Distracted Drivers 30 Times More Likely to Crash in Work Zone

A distracted driver is almost 30 times more likely to crash in a highway work zone. In a recent study reported on by Science Daily, researchers at the University of Missouri found that drivers who answered a phone call, texted, or reported being distracted by a passenger were 29 times more likely to be in a collision at or near a federal highway work zone. Given the decade-long increase in the number of car accidents on American roadways, state and federal transportation agencies will use the study to implement “countermeasures” to reduce the number of distracted drivers.

Traffic safety experts say the results of the study are not entirely surprising. Distracted driving is dangerous and substantially increases the risk of a car accident or pedestrian accident. Further, work zones typically have riskier road conditions such as poor signage, narrower lanes, and reduced visibility. The study, which included only data from federal highways, also pointed out that the high speed limit on highways – generally, 55 mph – meant that collisions would be harder to prevent and any resulting injuries more severe. The data included more than 3,000 drivers and covered more than 50 million miles.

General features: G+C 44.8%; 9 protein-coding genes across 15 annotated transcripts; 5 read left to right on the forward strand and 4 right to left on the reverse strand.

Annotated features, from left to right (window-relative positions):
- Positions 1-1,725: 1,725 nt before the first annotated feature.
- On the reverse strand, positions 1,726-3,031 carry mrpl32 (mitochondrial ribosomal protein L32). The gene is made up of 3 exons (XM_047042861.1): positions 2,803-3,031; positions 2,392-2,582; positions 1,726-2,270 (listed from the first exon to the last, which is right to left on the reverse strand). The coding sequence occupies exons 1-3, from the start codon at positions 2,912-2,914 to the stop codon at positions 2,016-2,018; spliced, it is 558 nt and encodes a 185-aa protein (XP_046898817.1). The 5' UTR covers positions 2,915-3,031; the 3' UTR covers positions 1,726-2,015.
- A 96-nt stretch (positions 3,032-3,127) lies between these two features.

The report illuminated the role of drivers in ensuring the safety of highway work zones. The report concluded by offering recommendations to reduce injuries and fatalities in work zones. These included new or stronger laws against texting and driving, a popular and deadly habit for American drivers. A public education campaign, similar to the drunk driving campaigns common across the country, could also reduce dangerous driving in work zones. Finally, the report recommended engaging automobile manufacturers and assisting in developing technologies that will minimize the opportunity for distractions and proactively reduce the likelihood and severity of an imminent collision.

According to the federal government, driving has become more dangerous each year for the last decade. Traffic safety experts say the proliferation of smartphones is one of the primary causes for the nationwide increase. With the majority of Americans saying they text while driving, policies to discourage this dangerous habit are long overdue.

Please contact Gallivan & Gallivan if you have been injured in a motor vehicle crash.

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